Computational Bioinformatics & Bio-imaging Laboratory (CBIL)


 
 

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Center of Excellence: Molecular Epidemiology and Mechanisms for Breast Carcinogenesis (DAMD17-03-1-0448)
 
 

Background: Many of the contributing risk factors to breast cancer are known, but many are not. One established risk factor is alcohol drinking. In fact, it also is among the most consistently documented risk factor other than familial and hormonal risk factors. The reasons why alcohol drinking causes breast cancer have received limited attention, even with its importance and that alcohol drinking can be a mechanistic paradigm for other etiologies. There is good evidence to support the study of a multifactorial relationship between alcohol drinking and breast cancer. For example, we know that: 1) the enzymes for ethanol metabolism are present in the breast; 2) that alcohol affects estrogen metabolism, estrogen levels, estrogen responses and breast density (an intermediate biomarker for breast cancer risk); 3) alcohol decreases the clearance of estrogen replacement therapy; 4) ethanol metabolism induces oxidative damage; 5) acetaldehyde, an ethanol metabolite, causes DNA damage; 6) ethanol and acetaldehyde inhibit DNA repair and; 6) alcohol consumption affects folic acid intake and utilization, DNA methylation, gene regulation and mutations.

Objective/Hypotheses: Our major hypotheses are that ethanol affects breast cancer risk through: 1) perturbation of estrogen metabolism and response; 2) increased oxidative stress and damage to DNA and proteins; 3) mutagenesis by acetaldehyde; 4) an interaction with folate intake and resultant changes in methylation and mutations as they relate to inactivation of tumor suppressor genes; 5) modulation by interindividual differences in host response due to genetic polymorphisms and diet. We also hypothesize that: 6) some of the above mechanisms will play greater roles than others. Definitive conclusions will come from examining the evidence from complementary and corroborative study designs.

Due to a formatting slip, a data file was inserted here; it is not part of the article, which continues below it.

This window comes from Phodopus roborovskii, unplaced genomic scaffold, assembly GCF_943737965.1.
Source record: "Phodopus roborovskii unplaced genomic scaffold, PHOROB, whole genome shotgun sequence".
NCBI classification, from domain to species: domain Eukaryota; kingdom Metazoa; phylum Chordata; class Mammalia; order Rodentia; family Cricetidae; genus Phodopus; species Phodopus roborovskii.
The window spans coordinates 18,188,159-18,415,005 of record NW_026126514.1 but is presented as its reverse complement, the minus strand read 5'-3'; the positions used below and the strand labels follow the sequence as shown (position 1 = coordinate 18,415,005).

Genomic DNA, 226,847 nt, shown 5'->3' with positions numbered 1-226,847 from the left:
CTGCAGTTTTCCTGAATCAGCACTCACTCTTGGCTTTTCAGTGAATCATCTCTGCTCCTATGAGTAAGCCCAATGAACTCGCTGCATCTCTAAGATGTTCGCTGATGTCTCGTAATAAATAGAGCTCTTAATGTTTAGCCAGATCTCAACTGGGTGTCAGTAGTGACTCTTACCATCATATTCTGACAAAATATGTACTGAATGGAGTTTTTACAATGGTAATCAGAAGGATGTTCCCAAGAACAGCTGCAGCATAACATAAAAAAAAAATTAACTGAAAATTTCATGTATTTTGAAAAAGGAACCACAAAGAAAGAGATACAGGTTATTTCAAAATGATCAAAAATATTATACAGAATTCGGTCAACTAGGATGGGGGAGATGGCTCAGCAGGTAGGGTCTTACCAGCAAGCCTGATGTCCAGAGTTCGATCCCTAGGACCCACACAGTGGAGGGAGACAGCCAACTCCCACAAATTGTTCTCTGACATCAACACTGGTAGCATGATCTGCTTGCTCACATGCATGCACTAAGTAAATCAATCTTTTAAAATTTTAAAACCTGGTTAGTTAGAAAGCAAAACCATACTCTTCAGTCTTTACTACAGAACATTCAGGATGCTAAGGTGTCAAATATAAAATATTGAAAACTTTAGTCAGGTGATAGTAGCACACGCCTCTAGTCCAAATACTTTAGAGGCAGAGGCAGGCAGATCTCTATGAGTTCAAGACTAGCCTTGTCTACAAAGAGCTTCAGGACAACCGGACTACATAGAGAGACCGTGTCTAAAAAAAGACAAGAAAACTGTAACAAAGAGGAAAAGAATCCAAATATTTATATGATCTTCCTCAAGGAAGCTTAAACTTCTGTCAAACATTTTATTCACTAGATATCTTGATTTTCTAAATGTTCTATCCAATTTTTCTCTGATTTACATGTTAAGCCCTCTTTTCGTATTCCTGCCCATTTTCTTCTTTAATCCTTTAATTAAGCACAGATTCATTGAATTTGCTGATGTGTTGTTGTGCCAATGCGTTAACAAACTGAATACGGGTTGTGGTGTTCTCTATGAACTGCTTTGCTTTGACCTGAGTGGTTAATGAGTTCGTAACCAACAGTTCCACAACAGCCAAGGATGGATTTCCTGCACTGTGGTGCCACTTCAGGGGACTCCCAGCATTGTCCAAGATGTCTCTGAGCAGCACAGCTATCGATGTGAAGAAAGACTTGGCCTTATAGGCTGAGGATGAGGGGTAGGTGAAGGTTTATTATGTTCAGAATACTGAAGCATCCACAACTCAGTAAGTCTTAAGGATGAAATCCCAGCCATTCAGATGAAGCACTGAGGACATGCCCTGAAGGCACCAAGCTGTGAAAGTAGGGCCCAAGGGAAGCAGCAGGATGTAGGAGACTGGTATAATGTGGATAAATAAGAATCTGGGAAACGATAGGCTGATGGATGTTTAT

Specific Aims: We will study the effects of drinking, diet and genetic polymorphisms involving the above hypothesized pathways. The Aims are: 1) to use DNA and tumor blocks from a previously conducted breast cancer case-control study of 3,152 women to study gene-environment interactions for breast cancer risk; 2) to conduct a study of mammographic breast density in 1064 Caucasian and African American women, where breast density is considered an intermediate biomarker of breast cancer risk; 3) to conduct an intensive biomarker study of breast tissue from 100 Caucasian and African American cancer-free women undergoing reduction mammoplasty, which will demonstrate the effects of alcohol before cancer develops and; 4) to utilize several different experimental animal models that will document the roles of the mechanistic pathways.

Study design: Our Center will use a multidisciplinary approach that can answer questions in an integrated fashion by 4 institutions. Our research strategy bridges basic to population science, and follows along the lines of a causality assessment. Among the different, but corroborative study designs listed above, we will investigate the same hypotheses using mostly the same biomarkers and study instruments, all in relation to alcohol drinking. We will study women with and without cancer, rat models for tumor initiation and promotion, and knock-out mice. The animal studies mimic human alcohol and dietary exposures. The studies mostly use the same well-established and/or novel biomarkers, such as gene promoter hypermethylation, mitochondrial mutations, microarrays, p53 mutations, comparative genomic hybridization, protein analysis for adducts and metabolizing genes, markers of oxidative damage, estrogen receptor analyses, digital mammography, and MRI of mammary glands. Genotyping for the pathways will be done across all the human studies.

Relevance: The attributable risk for alcohol drinking is about 17,000 breast cancers per year. While seemingly low compared to the total number of new cases (although it is not), this is a documented and modifiable risk factor. It affects about 4 times more women than those in high risk families. Just as the study of BRCA mutations allows for a broader understanding of breast cancer, we can use alcohol as a paradigm for breast carcinogenesis and other preventable causes of breast cancer as well. Definitive studies on breast carcinogenesis would lead to improved public health recommendations, allow for women to make individual choices about lifestyle and risk, place alcohol drinking into a broader context of interactions with risk factors such diet, hormone replacement therapy, etc., and lead to more rationale prevention strategies.

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